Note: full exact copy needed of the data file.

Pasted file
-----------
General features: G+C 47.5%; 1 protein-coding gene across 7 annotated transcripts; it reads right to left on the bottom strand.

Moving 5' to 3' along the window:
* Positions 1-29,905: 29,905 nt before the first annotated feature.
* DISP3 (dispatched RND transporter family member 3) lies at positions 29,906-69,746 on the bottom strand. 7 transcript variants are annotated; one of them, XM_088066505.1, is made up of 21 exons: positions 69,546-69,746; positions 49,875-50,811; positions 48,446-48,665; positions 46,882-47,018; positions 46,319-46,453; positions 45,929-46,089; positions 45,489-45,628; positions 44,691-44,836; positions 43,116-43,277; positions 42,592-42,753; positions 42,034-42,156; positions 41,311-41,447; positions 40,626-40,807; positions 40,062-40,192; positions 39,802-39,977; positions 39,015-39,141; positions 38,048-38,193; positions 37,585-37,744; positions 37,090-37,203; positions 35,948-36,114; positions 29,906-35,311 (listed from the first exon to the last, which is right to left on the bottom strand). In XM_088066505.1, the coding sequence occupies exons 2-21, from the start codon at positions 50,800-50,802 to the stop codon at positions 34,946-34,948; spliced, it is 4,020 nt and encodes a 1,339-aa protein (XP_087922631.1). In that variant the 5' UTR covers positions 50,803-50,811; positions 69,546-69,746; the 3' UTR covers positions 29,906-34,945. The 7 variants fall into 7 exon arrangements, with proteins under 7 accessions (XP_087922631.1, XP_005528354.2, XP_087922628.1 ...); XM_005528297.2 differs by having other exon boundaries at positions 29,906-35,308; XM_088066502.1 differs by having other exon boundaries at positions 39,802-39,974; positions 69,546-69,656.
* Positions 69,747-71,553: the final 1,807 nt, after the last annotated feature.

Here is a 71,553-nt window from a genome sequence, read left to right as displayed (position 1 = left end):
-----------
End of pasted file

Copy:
General features: G+C 47.5%; 1 protein-coding gene across 7 annotated transcripts; it reads right to left on the bottom strand.

Moving 5' to 3' along the window:
* Positions 1-29,905: 29,905 nt before the first annotated feature.
* DISP3 (dispatched RND transporter family member 3) lies at positions 29,906-69,746 on the bottom strand. 7 transcript variants are annotated; one of them, XM_088066505.1, is made up of 21 exons: positions 69,546-69,746; positions 49,875-50,811; positions 48,446-48,665; positions 46,882-47,018; positions 46,319-46,453; positions 45,929-46,089; positions 45,489-45,628; positions 44,691-44,836; positions 43,116-43,277; positions 42,592-42,753; positions 42,034-42,156; positions 41,311-41,447; positions 40,626-40,807; positions 40,062-40,192; positions 39,802-39,977; positions 39,015-39,141; positions 38,048-38,193; positions 37,585-37,744; positions 37,090-37,203; positions 35,948-36,114; positions 29,906-35,311 (listed from the first exon to the last, which is right to left on the bottom strand). In XM_088066505.1, the coding sequence occupies exons 2-21, from the start codon at positions 50,800-50,802 to the stop codon at positions 34,946-34,948; spliced, it is 4,020 nt and encodes a 1,339-aa protein (XP_087922631.1). In that variant the 5' UTR covers positions 50,803-50,811; positions 69,546-69,746; the 3' UTR covers positions 29,906-34,945. The 7 variants fall into 7 exon arrangements, with proteins under 7 accessions (XP_087922631.1, XP_005528354.2, XP_087922628.1 ...); XM_005528297.2 differs by having other exon boundaries at positions 29,906-35,308; XM_088066502.1 differs by having other exon boundaries at positions 39,802-39,974; positions 69,546-69,656.
* Positions 69,747-71,553: the final 1,807 nt, after the last annotated feature.

Here is a 71,553-nt window from a genome sequence, read left to right as displayed (position 1 = left end):